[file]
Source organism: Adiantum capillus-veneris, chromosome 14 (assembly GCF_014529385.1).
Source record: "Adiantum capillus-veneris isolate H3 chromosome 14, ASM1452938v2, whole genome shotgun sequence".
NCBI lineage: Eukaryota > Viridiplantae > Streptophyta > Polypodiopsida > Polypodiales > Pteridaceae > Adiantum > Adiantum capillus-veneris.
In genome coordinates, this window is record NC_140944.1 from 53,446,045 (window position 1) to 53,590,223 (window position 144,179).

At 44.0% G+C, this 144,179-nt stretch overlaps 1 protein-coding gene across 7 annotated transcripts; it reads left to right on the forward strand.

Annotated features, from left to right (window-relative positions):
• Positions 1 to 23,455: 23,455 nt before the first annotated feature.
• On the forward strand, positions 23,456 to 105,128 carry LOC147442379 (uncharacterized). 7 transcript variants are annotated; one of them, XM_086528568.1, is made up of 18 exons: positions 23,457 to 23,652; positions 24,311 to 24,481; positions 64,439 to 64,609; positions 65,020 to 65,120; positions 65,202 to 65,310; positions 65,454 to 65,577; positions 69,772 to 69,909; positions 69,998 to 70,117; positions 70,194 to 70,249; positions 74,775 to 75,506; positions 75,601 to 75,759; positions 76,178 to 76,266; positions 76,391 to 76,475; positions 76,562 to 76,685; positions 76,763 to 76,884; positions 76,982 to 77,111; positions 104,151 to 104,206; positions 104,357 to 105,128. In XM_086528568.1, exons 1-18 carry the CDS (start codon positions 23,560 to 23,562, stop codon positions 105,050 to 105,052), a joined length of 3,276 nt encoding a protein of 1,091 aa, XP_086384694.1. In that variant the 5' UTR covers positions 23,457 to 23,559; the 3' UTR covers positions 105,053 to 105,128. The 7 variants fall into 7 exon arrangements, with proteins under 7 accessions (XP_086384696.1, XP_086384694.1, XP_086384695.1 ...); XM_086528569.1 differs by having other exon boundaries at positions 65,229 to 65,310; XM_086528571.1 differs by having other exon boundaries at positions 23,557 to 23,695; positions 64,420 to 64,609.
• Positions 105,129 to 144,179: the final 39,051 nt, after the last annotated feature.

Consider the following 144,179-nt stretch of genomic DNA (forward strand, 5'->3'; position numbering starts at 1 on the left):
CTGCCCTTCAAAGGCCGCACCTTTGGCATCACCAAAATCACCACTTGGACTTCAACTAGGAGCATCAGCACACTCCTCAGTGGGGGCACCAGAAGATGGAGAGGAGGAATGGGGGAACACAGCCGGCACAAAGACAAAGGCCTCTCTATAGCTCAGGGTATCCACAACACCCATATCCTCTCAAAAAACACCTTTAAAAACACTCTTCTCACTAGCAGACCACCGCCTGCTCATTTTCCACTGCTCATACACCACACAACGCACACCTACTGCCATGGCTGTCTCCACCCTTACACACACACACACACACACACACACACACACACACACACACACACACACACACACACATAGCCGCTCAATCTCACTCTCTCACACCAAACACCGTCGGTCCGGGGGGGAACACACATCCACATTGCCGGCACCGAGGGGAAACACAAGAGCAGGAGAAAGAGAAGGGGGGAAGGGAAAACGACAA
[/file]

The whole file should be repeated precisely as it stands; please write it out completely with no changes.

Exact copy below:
Source organism: Adiantum capillus-veneris, chromosome 14 (assembly GCF_014529385.1).
Source record: "Adiantum capillus-veneris isolate H3 chromosome 14, ASM1452938v2, whole genome shotgun sequence".
NCBI lineage: Eukaryota > Viridiplantae > Streptophyta > Polypodiopsida > Polypodiales > Pteridaceae > Adiantum > Adiantum capillus-veneris.
In genome coordinates, this window is record NC_140944.1 from 53,446,045 (window position 1) to 53,590,223 (window position 144,179).

At 44.0% G+C, this 144,179-nt stretch overlaps 1 protein-coding gene across 7 annotated transcripts; it reads left to right on the forward strand.

Annotated features, from left to right (window-relative positions):
• Positions 1 to 23,455: 23,455 nt before the first annotated feature.
• On the forward strand, positions 23,456 to 105,128 carry LOC147442379 (uncharacterized). 7 transcript variants are annotated; one of them, XM_086528568.1, is made up of 18 exons: positions 23,457 to 23,652; positions 24,311 to 24,481; positions 64,439 to 64,609; positions 65,020 to 65,120; positions 65,202 to 65,310; positions 65,454 to 65,577; positions 69,772 to 69,909; positions 69,998 to 70,117; positions 70,194 to 70,249; positions 74,775 to 75,506; positions 75,601 to 75,759; positions 76,178 to 76,266; positions 76,391 to 76,475; positions 76,562 to 76,685; positions 76,763 to 76,884; positions 76,982 to 77,111; positions 104,151 to 104,206; positions 104,357 to 105,128. In XM_086528568.1, exons 1-18 carry the CDS (start codon positions 23,560 to 23,562, stop codon positions 105,050 to 105,052), a joined length of 3,276 nt encoding a protein of 1,091 aa, XP_086384694.1. In that variant the 5' UTR covers positions 23,457 to 23,559; the 3' UTR covers positions 105,053 to 105,128. The 7 variants fall into 7 exon arrangements, with proteins under 7 accessions (XP_086384696.1, XP_086384694.1, XP_086384695.1 ...); XM_086528569.1 differs by having other exon boundaries at positions 65,229 to 65,310; XM_086528571.1 differs by having other exon boundaries at positions 23,557 to 23,695; positions 64,420 to 64,609.
• Positions 105,129 to 144,179: the final 39,051 nt, after the last annotated feature.

Consider the following 144,179-nt stretch of genomic DNA (forward strand, 5'->3'; position numbering starts at 1 on the left):
CTGCCCTTCAAAGGCCGCACCTTTGGCATCACCAAAATCACCACTTGGACTTCAACTAGGAGCATCAGCACACTCCTCAGTGGGGGCACCAGAAGATGGAGAGGAGGAATGGGGGAACACAGCCGGCACAAAGACAAAGGCCTCTCTATAGCTCAGGGTATCCACAACACCCATATCCTCTCAAAAAACACCTTTAAAAACACTCTTCTCACTAGCAGACCACCGCCTGCTCATTTTCCACTGCTCATACACCACACAACGCACACCTACTGCCATGGCTGTCTCCACCCTTACACACACACACACACACACACACACACACACACACACACACACACACACACACACACATAGCCGCTCAATCTCACTCTCTCACACCAAACACCGTCGGTCCGGGGGGGAACACACATCCACATTGCCGGCACCGAGGGGAAACACAAGAGCAGGAGAAAGAGAAGGGGGGAAGGGAAAACGACAA